2015-03-01

Advancing Enterprise DDD - Working with the Tools We Have

We’ve done our best to do Domain Driven Design with the standard enterprise Java toolset: Java, Spring, Java Persistence API (JPA), and a relational database (RDB). While this has been a very successful stack for us in developing enterprise applications, we’ve encountered problems doing DDD well in this environment. In this series of essays, we will look at some of the difficulties we’ve had, and consider ways to improve our situation. We provide advice for doing DDD with the given toolset. And we look ahead to how we might do DDD better with different tooling - specifically, replacing Java with Scala, and RDB with a document database such as MongoDB.

Domain Driven Design can be an extremely powerful approach for managing software complexity in mid to large sized projects. When we do DDD, we place our primary focus on the domain - our understanding of the problem space and the conceptual requirements of the software and the business. Our domain continuously evolves through close interaction between the engineering team and the domain experts, or our expert users. In order to facilitate communication, we use a ubiquitous language - a common language shared by all the contributors to the project. This continuously evolving domain becomes the centerpiece of our application, and the other parts of our application, such as the persistence layer and the user interface, are subordinate. In other words, our DB, our UI, our planning, and UX, are all expressed in terms of the domain and the ubiquitous language.

So much of our time as engineers is spent focusing on the technology we use. Our daily considerations to technical matters affect and influence our thinking. We attend to other, non-technical tasks of the day with a technical mindset. It naturally bleeds into activities such as analysis, modeling, and design, and sometimes we don’t even realize it. This creates a natural tension with the principles of Domain Driven Design, which ask us to think as much as possible in terms of the domain.

For years, we have had a great toolset for building enterprise software with Java, Spring, JPA, and a relational database (RDB). Java provides a firm object-oriented (OO) foundation for our software, and a plethora of high-quality libraries are freely available. Spring helps us organize our mid to large-sized projects within an enterprise framework. And Hibernate, which later evolved into JPA, provides a powerful interoperability layer between our OO codebase and an RDB. And the RDB has been the mainstay of fast and efficient data persistence for decades.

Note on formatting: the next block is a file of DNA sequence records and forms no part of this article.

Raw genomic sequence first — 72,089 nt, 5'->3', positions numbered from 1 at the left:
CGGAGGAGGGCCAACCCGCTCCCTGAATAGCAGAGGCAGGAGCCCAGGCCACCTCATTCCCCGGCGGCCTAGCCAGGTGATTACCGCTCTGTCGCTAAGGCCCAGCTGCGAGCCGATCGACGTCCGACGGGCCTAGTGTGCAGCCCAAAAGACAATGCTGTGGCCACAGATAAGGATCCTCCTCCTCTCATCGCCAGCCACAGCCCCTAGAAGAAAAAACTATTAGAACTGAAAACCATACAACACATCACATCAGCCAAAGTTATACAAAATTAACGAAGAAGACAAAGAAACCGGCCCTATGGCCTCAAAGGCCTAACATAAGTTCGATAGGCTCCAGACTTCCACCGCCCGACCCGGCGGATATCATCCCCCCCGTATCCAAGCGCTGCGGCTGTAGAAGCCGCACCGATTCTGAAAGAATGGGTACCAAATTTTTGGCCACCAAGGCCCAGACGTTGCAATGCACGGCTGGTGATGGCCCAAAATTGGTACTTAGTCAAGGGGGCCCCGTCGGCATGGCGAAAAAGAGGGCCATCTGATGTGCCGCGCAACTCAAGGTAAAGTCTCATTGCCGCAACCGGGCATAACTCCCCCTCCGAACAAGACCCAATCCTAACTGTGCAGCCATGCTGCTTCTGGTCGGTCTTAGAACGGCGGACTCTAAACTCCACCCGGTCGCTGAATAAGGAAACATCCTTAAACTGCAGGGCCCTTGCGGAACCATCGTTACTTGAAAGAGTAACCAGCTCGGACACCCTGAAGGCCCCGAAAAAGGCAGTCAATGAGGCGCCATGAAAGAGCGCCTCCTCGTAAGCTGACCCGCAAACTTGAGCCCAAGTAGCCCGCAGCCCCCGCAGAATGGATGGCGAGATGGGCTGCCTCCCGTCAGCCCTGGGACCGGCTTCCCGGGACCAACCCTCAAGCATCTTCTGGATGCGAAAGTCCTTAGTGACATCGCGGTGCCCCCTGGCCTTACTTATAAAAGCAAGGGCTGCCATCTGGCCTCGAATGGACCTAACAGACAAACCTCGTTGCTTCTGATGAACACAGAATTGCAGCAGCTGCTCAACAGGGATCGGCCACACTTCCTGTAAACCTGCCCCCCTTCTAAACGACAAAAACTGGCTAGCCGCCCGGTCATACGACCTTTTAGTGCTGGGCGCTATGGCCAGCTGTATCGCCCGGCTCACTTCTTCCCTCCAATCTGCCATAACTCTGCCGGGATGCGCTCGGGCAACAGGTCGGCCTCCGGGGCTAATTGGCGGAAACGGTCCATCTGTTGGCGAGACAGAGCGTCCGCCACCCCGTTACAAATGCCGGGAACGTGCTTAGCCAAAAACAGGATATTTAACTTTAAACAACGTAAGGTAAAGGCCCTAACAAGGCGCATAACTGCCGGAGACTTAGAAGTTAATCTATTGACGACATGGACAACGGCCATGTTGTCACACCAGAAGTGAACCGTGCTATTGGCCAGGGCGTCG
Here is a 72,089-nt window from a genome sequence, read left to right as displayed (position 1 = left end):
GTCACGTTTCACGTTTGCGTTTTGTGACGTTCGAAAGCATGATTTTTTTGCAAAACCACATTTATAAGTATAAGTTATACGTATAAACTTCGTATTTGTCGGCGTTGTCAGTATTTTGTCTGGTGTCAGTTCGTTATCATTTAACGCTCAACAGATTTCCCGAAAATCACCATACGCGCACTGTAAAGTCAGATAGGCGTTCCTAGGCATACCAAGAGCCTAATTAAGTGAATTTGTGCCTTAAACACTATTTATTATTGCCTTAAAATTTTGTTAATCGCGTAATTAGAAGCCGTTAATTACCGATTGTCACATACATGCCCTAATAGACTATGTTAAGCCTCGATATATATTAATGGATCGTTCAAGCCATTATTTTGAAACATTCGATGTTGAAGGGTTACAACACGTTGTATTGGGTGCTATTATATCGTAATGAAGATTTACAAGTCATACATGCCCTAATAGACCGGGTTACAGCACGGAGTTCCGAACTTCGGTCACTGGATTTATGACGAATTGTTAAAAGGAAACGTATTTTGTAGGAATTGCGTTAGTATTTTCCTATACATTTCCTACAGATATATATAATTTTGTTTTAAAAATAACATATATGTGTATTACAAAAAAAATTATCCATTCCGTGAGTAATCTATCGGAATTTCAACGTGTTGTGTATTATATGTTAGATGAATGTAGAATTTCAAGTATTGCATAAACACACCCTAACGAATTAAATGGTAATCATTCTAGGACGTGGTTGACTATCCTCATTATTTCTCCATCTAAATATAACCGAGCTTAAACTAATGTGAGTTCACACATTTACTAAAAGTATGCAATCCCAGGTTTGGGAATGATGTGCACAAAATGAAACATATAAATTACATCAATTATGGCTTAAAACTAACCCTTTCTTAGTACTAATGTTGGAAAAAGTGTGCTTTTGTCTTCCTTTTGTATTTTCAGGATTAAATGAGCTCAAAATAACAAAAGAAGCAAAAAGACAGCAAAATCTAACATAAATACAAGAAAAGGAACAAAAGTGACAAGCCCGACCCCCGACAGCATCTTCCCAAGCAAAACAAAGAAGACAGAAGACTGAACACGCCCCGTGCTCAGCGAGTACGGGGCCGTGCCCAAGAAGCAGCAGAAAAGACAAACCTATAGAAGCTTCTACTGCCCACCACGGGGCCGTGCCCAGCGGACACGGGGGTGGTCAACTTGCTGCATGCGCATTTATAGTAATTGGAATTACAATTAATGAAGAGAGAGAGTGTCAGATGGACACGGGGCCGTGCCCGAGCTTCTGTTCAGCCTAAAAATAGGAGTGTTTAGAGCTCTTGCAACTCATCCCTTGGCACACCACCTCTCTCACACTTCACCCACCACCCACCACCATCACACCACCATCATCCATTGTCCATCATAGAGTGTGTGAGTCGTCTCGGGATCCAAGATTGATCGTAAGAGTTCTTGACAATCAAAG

To be sure, we have successfully built many great systems with this toolset. But we often fail to build systems that follow good DDD practices. There are many reasons for this, including a solid team commitment to do Domain Driven Design. Like doing Agile, to really be successful, we need an influential voice on the team who is consistently advocating for following DDD practices. But it’s also true that our Java/Spring/JPA toolset doesn’t always support our efforts to put the domain first.

In the meantime, technology keeps moving forward, and the set of tools in our toolbox is growing. A wide variety of approaches in data persistence, commonly grouped together as NoSQL, have cropped up to challenge the RDB mindshare. And we are seeing functional/OO hybrid languages (F/OO) such as Scala gain in popularity over the traditional OO approach. These new tools have the potential to make doing Domain Driven Design much easier, if they help us think and speak more frequently in the terms of our ubiquitous language.

In this series of essays, we will look at some of the specific ways that our Java toolset conflicts with our efforts to do DDD. We’ll consider approaches to overcome these difficulties. Some of these techniques are specifically about using JPA well, but in many cases, we can make things easier by drawing on the new NoSQL and F/OO tools in our toolbox.

In the next essay, we will look at the Java EE toolset we are using in more detail, focusing in on JPA/Hibernate in particular. Are these tools in harmony with our efforts to do DDD?

2 comments:

  1. An excellent post. In a blog and accompanying sample code "domain-driven-design-entities-value-objects-aggregates-and-roots-with-jpa-part-4" I argue that everything to dow with a root entity and the aggregate that it contains should be in a single Java package. A mini-service class, call it a store, can exist that just focuses on containing the JPA complexity of finding, loading and saving root entities by dealing with the entity manager and orchestrating a number of JPA repository classes.

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    1. The blog is at https://simbo1905.wordpress.com/2016/07/18/domain-driven-design-entities-value-objects-aggregates-and-roots-with-jpa-part-4/ and the sample code is at https://github.com/simbo1905/root-objects

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